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Re: Metallic Threads

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  • tasha_medvedeva
    ... Wouldn t they wiggle and scream? Tasha
    Message 1 of 6 , Sep 25, 2009
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      --- In Authentic_SCA@yahoogroups.com, "jeffthegeek1974" <publisher@...> wrote:
      >
      > I am trying to research the authenticity of using metallic threads in embroidering a 6th century Irish Celt.
      >
      >

      Wouldn't they wiggle and scream?

      Tasha
    • jeffthegeek1974
      ... Ouch.... missed a word....should have read ...in embroidering a 6th century Irish Celtic tunic . Never write and work at the same time... not very
      Message 2 of 6 , Sep 25, 2009
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        --- In Authentic_SCA@yahoogroups.com, "tasha_medvedeva" <tasha_medvedeva@...> wrote:
        >
        > --- In Authentic_SCA@yahoogroups.com, "jeffthegeek1974" <publisher@> wrote:
        > >
        > > I am trying to research the authenticity of using metallic threads in embroidering a 6th century Irish Celt.
        > >
        > >
        >
        > Wouldn't they wiggle and scream?
        >
        > Tasha
        >

        Ouch.... missed a word....should have read "...in embroidering a 6th century Irish Celtic tunic". Never write and work at the same time... not very productive.
      • Folo Watkins
        Too busy to track down what I ve read before, but here s a start: http://www.kreinik.com/articles/news.php?newsid=7 http://www.amazon.com/review/RC81PDWS7BRYM
        Message 3 of 6 , Sep 25, 2009
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          Too busy to track down what I've read before, but here's a start:
          http://www.kreinik.com/articles/news.php?newsid=7
          http://www.amazon.com/review/RC81PDWS7BRYM
          http://en.wikipedia.org/wiki/Metallic_fiber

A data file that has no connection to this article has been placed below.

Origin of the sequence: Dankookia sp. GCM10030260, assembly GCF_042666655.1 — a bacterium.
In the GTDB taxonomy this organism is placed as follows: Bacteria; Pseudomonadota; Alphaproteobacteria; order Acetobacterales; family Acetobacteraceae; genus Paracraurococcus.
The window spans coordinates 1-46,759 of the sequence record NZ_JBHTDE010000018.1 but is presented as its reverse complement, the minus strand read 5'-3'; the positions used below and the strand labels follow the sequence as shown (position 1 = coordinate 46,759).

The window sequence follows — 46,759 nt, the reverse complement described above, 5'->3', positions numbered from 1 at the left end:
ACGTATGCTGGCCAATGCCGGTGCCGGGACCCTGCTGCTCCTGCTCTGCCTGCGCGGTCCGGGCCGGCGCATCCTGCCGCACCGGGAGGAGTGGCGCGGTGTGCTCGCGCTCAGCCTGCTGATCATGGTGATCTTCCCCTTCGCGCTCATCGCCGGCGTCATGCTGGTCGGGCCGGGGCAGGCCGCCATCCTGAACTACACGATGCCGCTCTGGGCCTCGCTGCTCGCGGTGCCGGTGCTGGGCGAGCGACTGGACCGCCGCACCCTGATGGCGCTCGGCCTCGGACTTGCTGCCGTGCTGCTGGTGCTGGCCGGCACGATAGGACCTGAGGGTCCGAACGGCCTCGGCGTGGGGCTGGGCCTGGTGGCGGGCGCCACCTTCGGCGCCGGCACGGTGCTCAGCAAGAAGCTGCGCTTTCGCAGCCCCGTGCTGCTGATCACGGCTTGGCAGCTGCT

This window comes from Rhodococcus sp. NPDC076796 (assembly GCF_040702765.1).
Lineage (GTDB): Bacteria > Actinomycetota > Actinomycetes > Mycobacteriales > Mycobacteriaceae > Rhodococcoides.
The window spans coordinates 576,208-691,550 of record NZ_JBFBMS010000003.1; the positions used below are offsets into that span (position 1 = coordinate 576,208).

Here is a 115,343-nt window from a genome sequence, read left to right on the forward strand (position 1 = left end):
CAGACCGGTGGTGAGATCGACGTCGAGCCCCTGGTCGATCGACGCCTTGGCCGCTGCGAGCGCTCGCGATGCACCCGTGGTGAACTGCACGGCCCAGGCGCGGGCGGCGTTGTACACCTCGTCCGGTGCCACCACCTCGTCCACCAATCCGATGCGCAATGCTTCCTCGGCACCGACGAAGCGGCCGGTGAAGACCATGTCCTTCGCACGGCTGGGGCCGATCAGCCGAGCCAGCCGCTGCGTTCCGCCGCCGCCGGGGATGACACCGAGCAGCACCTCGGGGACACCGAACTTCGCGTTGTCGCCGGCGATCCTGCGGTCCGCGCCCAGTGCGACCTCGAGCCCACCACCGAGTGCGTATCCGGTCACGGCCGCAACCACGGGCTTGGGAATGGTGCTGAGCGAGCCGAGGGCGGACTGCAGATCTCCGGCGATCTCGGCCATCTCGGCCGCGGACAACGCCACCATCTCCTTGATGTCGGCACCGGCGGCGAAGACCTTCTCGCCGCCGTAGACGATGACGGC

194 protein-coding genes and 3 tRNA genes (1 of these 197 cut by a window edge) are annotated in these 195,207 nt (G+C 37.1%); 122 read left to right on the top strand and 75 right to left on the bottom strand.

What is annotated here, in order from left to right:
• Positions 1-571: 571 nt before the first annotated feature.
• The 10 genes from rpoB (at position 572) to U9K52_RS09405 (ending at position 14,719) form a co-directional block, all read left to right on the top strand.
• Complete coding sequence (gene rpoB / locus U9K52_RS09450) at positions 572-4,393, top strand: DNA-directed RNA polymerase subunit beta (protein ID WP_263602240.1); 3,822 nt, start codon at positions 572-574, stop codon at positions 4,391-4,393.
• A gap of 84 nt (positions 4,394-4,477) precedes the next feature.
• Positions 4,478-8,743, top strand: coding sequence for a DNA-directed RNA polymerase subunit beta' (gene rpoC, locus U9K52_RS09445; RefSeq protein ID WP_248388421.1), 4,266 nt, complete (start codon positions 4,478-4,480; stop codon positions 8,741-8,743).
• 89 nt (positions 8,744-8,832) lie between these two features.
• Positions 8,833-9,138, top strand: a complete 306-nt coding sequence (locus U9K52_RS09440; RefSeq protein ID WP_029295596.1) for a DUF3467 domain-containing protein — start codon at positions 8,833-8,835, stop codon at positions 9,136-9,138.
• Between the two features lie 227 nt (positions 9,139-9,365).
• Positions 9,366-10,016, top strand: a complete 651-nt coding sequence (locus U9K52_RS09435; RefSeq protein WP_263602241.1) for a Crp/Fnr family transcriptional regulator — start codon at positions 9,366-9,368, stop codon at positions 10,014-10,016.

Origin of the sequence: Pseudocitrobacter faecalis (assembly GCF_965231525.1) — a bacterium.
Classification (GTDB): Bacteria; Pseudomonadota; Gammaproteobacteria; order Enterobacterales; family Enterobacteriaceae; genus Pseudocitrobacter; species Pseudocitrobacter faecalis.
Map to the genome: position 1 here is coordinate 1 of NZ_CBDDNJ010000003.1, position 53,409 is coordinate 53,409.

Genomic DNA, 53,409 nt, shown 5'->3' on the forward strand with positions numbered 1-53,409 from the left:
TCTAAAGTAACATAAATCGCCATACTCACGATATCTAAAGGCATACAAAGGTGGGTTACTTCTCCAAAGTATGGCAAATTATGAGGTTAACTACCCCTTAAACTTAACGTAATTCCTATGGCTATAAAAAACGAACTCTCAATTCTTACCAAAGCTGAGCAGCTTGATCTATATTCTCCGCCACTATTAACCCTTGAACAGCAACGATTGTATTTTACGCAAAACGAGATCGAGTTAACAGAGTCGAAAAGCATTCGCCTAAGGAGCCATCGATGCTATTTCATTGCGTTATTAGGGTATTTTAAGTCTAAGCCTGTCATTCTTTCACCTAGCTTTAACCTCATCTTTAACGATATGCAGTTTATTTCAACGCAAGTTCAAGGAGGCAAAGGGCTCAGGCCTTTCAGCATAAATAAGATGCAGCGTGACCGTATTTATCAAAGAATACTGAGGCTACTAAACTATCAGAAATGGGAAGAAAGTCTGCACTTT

Good luck!

          Cheers, Folo
          www.micelfolcland.org
        • Chris Laning
          ... The problem you start out with, of course, is that there s very little embroidery of *any* kind surviving from that early. Off the top of my head, the
          Message 4 of 6 , Sep 25, 2009
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            On Sep 25, 2009, at 9:12 AM, jeffthegeek1974 wrote:

            > I am trying to research the authenticity of using metallic threads
            > in embroidering a 6th century Irish Celt. So far the best evidence I
            > can find is from "A SMALLER SOCIAL HISTORY OF ANCIENT
            > IRELAND:Treating of the Government, Military System, and Law;
            > Religion, Learning and Art; Trades, Industries, and Commerce;
            > Manners, Customs, and Domestic Life, of the Ancient Irish People" by
            > PW Joyce written in 1906. This does seem to support the use of
            > metallic threads, however the period is rather vague and ranges from
            > the 6th all the way up to the 12th centuries without distinguishing
            > between the periods.


            The problem you start out with, of course, is that there's very little
            embroidery of *any* kind surviving from that early. Off the top of my
            head, the closest I can come are the St. Cuthbert embroideries (I
            believe 10th century), and the embroideries of Sts. Harlindis and
            Relindis (8th century) -- which at least gets you _somewhat_ closer to
            the 6th ;)

            I'm away from my books at the moment, but IIRC the basic technique for
            creating gold thread (by wrapping a thin strip of gold around silk